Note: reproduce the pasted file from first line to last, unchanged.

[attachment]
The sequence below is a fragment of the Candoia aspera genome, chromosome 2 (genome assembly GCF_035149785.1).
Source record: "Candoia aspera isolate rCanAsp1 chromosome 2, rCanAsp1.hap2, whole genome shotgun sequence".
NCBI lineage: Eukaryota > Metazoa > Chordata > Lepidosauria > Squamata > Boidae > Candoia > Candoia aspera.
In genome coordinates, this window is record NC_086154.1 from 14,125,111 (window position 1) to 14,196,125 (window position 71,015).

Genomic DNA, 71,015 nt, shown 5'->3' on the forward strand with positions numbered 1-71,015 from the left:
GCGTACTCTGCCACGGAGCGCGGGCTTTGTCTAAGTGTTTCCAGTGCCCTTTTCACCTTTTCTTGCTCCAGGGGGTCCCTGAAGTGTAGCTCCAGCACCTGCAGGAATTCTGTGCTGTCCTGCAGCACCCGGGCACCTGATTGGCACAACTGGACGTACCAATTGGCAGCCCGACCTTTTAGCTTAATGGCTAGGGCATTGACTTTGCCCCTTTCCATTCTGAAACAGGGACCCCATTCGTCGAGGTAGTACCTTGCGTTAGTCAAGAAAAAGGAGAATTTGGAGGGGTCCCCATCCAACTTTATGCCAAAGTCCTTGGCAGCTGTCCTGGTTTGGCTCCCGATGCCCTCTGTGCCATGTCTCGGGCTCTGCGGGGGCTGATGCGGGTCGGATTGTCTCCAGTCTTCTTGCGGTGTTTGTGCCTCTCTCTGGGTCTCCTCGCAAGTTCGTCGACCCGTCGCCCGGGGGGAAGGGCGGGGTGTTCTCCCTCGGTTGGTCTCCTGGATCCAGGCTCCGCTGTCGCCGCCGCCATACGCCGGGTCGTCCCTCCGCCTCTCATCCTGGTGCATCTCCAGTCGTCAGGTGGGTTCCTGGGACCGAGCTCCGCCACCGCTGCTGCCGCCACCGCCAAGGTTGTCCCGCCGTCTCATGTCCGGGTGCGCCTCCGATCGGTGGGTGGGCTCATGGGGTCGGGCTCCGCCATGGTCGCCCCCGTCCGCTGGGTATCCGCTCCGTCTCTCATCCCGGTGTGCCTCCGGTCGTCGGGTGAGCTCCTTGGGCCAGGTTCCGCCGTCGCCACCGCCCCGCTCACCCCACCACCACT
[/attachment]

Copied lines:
The sequence below is a fragment of the Candoia aspera genome, chromosome 2 (genome assembly GCF_035149785.1).
Source record: "Candoia aspera isolate rCanAsp1 chromosome 2, rCanAsp1.hap2, whole genome shotgun sequence".
NCBI lineage: Eukaryota > Metazoa > Chordata > Lepidosauria > Squamata > Boidae > Candoia > Candoia aspera.
In genome coordinates, this window is record NC_086154.1 from 14,125,111 (window position 1) to 14,196,125 (window position 71,015).

Genomic DNA, 71,015 nt, shown 5'->3' on the forward strand with positions numbered 1-71,015 from the left:
GCGTACTCTGCCACGGAGCGCGGGCTTTGTCTAAGTGTTTCCAGTGCCCTTTTCACCTTTTCTTGCTCCAGGGGGTCCCTGAAGTGTAGCTCCAGCACCTGCAGGAATTCTGTGCTGTCCTGCAGCACCCGGGCACCTGATTGGCACAACTGGACGTACCAATTGGCAGCCCGACCTTTTAGCTTAATGGCTAGGGCATTGACTTTGCCCCTTTCCATTCTGAAACAGGGACCCCATTCGTCGAGGTAGTACCTTGCGTTAGTCAAGAAAAAGGAGAATTTGGAGGGGTCCCCATCCAACTTTATGCCAAAGTCCTTGGCAGCTGTCCTGGTTTGGCTCCCGATGCCCTCTGTGCCATGTCTCGGGCTCTGCGGGGGCTGATGCGGGTCGGATTGTCTCCAGTCTTCTTGCGGTGTTTGTGCCTCTCTCTGGGTCTCCTCGCAAGTTCGTCGACCCGTCGCCCGGGGGGAAGGGCGGGGTGTTCTCCCTCGGTTGGTCTCCTGGATCCAGGCTCCGCTGTCGCCGCCGCCATACGCCGGGTCGTCCCTCCGCCTCTCATCCTGGTGCATCTCCAGTCGTCAGGTGGGTTCCTGGGACCGAGCTCCGCCACCGCTGCTGCCGCCACCGCCAAGGTTGTCCCGCCGTCTCATGTCCGGGTGCGCCTCCGATCGGTGGGTGGGCTCATGGGGTCGGGCTCCGCCATGGTCGCCCCCGTCCGCTGGGTATCCGCTCCGTCTCTCATCCCGGTGTGCCTCCGGTCGTCGGGTGAGCTCCTTGGGCCAGGTTCCGCCGTCGCCACCGCCCCGCTCACCCCACCACCACT